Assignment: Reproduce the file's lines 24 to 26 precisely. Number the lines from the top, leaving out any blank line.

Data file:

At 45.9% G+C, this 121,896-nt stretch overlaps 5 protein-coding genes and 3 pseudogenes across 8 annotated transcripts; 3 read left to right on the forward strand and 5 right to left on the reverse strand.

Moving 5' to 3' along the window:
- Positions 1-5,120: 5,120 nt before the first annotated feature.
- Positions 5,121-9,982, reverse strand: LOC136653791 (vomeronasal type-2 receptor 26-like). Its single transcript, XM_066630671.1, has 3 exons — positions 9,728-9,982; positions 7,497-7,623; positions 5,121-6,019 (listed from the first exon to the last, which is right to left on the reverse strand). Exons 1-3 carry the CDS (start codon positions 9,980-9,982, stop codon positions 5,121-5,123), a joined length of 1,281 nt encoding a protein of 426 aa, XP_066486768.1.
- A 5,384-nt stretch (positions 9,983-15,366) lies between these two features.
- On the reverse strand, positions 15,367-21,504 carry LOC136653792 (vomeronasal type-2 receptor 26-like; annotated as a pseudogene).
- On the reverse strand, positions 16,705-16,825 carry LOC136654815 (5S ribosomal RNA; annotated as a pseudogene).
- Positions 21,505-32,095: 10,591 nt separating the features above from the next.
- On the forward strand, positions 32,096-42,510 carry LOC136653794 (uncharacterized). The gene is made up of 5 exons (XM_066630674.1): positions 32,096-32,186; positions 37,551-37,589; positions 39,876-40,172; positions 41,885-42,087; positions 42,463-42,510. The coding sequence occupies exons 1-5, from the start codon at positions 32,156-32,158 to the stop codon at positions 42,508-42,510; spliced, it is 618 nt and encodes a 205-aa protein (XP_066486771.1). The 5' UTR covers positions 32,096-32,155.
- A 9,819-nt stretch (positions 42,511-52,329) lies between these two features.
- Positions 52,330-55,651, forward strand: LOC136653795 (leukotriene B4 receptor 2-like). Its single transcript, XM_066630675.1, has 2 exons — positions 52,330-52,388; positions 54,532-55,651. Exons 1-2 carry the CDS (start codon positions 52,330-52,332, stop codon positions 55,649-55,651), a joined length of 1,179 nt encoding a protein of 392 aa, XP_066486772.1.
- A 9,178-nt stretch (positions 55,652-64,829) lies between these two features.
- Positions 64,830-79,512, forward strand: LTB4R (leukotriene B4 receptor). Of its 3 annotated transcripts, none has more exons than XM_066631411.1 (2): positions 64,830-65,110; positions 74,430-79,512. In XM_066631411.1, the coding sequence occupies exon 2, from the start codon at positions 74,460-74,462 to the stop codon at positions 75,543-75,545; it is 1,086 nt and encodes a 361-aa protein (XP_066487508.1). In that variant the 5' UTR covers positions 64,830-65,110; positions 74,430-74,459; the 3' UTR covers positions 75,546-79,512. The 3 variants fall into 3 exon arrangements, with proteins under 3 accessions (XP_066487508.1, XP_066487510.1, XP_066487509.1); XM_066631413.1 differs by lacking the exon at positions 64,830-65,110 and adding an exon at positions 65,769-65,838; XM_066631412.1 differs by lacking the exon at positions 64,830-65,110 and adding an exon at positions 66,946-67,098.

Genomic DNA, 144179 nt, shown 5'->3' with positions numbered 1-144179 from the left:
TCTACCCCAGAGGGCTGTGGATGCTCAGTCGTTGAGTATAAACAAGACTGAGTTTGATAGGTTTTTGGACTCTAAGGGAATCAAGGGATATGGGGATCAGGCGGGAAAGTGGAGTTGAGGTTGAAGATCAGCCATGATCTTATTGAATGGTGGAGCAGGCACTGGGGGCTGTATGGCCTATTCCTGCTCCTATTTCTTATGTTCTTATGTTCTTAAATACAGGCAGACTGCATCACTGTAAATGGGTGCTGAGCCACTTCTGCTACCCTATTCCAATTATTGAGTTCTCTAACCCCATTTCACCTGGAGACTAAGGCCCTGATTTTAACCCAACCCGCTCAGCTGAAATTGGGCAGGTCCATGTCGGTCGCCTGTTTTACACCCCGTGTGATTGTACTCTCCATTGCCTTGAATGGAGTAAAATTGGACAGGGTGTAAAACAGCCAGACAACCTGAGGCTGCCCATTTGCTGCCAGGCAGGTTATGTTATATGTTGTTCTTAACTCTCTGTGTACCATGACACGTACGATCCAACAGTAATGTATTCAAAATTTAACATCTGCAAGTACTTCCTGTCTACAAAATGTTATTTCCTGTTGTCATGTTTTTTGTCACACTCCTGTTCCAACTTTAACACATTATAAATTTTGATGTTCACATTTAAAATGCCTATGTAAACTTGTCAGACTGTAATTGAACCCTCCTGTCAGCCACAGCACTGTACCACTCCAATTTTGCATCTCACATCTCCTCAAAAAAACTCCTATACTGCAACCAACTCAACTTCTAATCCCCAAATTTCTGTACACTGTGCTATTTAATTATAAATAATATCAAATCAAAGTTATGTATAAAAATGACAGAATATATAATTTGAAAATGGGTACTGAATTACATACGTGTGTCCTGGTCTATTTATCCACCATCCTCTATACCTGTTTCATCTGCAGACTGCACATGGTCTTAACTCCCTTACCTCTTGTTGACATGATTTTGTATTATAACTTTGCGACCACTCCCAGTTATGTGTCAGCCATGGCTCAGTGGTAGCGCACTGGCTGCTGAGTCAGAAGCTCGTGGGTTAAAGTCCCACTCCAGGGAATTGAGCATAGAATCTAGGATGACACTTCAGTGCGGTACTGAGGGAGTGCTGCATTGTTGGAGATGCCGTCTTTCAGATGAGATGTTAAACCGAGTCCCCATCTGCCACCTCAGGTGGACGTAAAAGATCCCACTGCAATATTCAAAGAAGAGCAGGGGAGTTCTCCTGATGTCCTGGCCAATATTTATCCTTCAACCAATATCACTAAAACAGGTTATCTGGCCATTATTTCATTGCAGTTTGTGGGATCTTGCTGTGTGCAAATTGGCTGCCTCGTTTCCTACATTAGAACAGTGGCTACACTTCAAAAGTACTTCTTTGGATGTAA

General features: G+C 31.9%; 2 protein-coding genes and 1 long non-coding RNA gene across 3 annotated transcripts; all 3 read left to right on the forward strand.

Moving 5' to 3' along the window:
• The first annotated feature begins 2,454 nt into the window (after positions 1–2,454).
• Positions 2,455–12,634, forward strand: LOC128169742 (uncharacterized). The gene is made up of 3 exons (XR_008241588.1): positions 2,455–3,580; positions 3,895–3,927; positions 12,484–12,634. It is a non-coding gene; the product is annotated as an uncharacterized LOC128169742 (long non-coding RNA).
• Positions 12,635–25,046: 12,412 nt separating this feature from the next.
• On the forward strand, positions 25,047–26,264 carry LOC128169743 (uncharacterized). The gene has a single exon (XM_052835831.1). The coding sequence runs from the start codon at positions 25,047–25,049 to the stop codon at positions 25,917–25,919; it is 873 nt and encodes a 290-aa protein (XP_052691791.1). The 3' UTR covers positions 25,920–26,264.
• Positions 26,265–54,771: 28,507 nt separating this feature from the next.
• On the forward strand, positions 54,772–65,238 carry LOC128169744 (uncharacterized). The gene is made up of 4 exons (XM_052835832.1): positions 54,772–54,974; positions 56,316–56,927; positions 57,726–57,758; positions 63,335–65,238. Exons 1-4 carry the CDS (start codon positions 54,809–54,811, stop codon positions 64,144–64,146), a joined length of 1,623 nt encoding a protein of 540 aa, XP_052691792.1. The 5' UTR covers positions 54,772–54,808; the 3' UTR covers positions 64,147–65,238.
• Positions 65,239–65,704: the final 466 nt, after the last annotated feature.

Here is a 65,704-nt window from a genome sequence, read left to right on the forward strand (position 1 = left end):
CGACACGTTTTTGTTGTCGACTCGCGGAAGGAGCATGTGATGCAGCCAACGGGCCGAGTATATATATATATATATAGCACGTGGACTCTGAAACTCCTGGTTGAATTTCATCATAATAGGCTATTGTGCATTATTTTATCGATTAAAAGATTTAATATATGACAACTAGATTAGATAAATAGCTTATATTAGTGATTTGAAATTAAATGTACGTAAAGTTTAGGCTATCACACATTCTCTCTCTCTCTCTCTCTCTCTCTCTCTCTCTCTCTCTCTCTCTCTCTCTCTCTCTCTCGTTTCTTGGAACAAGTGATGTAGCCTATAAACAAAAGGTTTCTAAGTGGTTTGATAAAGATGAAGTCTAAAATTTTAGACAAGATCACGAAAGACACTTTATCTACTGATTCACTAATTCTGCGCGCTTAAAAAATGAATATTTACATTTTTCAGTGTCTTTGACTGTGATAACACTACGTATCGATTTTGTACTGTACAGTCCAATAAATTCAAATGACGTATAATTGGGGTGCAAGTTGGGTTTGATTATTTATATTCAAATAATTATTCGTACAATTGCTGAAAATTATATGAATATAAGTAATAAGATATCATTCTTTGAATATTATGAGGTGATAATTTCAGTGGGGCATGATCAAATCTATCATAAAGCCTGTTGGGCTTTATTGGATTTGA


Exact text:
• Positions 65,239–65,704: the final 466 nt, after the last annotated feature.

Here is a 65,704-nt window from a genome sequence, read left to right on the forward strand (position 1 = left end):
CGACACGTTTTTGTTGTCGACTCGCGGAAGGAGCATGTGATGCAGCCAACGGGCCGAGTATATATATATATATATAGCACGTGGACTCTGAAACTCCTGGTTGAATTTCATCATAATAGGCTATTGTGCATTATTTTATCGATTAAAAGATTTAATATATGACAACTAGATTAGATAAATAGCTTATATTAGTGATTTGAAATTAAATGTACGTAAAGTTTAGGCTATCACACATTCTCTCTCTCTCTCTCTCTCTCTCTCTCTCTCTCTCTCTCTCTCTCTCTCTCTCTCTCTCGTTTCTTGGAACAAGTGATGTAGCCTATAAACAAAAGGTTTCTAAGTGGTTTGATAAAGATGAAGTCTAAAATTTTAGACAAGATCACGAAAGACACTTTATCTACTGATTCACTAATTCTGCGCGCTTAAAAAATGAATATTTACATTTTTCAGTGTCTTTGACTGTGATAACACTACGTATCGATTTTGTACTGTACAGTCCAATAAATTCAAATGACGTATAATTGGGGTGCAAGTTGGGTTTGATTATTTATATTCAAATAATTATTCGTACAATTGCTGAAAATTATATGAATATAAGTAATAAGATATCATTCTTTGAATATTATGAGGTGATAATTTCAGTGGGGCATGATCAAATCTATCATAAAGCCTGTTGGGCTTTATTGGATTTGA